Tuesday, January 17, 2017

UCLA Meteorite Collection Family Field Trip

Southern California is home to one of the largest meteorite collections in the West. The UCLA Meteorite Collection is located in room 3697 of the Geology Building.  This collection has been on exhibit and opened to the public since January 2014. The gallery is open weekdays from 9:00 am to 4:00 pm and on Sundays from 1:00 to 4:00 pm.  Admission is always free.  This past weekend, we took the opportunity to visit and learn about meteorites.  Continue reading to find out what happened.....
Meteorite collection
We arrived Sunday afternoon and parked in the visitor parking section of the garage. Parking is convenient and located directly across from the Geology building. The kids were amazed that we were able to walk into the Geology building on a Sunday afternoon. As we headed to the collection, there were many questions about UCLA. Our kids are still so young that talking about college seems way to early however looking at it, it is right around the corner for us. We offered information and suggested UCLA could be a school they could attend one day. As for today, we were just exploring meteorites even though there were many more curiosities presented.
357 pound meteorite
357-pound iron chunk of an asteroid that crashed into Arizona nearly 50,000 years ago
We walked to the third floor and waited as we arrived a few minutes early. This gave us time to look around and find nearby dinosaur fossils on display. It was a fun surprise to see up close rare fossils. They are part of their teaching and research collection. To see more of  the Earth, Planetary and Space Science collection visit: http://epss.ucla.edu/teaching-research-collections/

meteorite
UCLA Meteorite Collection
Once the doors to the Meteorite Collection room opened, we met a very informative and engaging volunteer named John.  He explained to us that this was the 5th largest collection of meteorites in the nation. We could tell how proud he felt about the collection and UCLA as a school. After a short visit with John, he handed us over to Jason, the docent working this Sunday afternoon.  Jason was informative and engaging while he explained how these meteorites were over 4.5 Billion years old.  Jason painted us a picture demonstrating how space particulate is lifted into the atmosphere by other asteroid impacts in our solar system, where it then heats, combines with other particles, hardens and repeats the process in its orbit around the sun. This process continues for years until a collision knocks the meteor out of orbit with destination to one of the nearby planets or moon. Jason also showed us a martian meteorite which was amazing to imagine.  We could see the love he has for the study of Geology as he explained the collection to us.  It was a very informative and eye opening experience.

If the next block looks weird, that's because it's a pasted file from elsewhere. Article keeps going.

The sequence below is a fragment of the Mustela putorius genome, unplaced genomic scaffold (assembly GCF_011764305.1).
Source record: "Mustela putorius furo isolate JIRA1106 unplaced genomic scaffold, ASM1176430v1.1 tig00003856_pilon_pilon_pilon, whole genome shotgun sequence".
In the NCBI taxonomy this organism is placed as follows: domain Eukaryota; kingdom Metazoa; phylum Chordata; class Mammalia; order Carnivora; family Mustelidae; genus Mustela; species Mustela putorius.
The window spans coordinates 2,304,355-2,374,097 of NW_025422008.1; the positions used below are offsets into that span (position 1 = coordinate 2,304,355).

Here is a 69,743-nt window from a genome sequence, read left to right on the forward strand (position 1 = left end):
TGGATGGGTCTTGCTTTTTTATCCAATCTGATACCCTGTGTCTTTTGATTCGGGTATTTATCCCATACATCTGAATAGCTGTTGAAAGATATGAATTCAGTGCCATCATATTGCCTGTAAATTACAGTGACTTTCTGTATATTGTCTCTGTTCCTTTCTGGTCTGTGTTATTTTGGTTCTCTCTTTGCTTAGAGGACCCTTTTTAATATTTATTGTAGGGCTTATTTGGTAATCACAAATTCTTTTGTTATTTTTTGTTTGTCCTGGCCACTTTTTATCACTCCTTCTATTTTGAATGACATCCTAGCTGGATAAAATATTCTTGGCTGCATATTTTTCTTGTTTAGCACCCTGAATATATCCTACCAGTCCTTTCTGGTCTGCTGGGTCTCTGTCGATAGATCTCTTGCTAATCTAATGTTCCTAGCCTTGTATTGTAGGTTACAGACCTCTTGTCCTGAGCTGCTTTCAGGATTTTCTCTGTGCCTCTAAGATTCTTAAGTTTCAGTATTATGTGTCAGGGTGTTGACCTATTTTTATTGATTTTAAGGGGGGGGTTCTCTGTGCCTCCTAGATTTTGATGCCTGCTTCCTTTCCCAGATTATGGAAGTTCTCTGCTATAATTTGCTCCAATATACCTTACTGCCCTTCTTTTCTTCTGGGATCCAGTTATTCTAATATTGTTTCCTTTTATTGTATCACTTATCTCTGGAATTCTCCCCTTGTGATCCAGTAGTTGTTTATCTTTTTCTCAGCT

Our short visit left us with a fraction of knowledge about meteorites as there is so much more to learn and study. Such as Meteorites are divided into two main classes: primitive and differentiated.  Each little spot on these meteorites tell a story and data from that story continues to be collected, studied and reported on.  To learn more visit: http://www.meteorites.ucla.edu/faq/
UCLA Meteorite Gallery Geology Building, Room 3697,

595 Charles Young Drive East Los Angeles, CA 90095
Email: meteorites@ucla.eduPhone: 310-825-2015

Disclaimer: Not a sponsored post. All thoughts and opinions are all my own.
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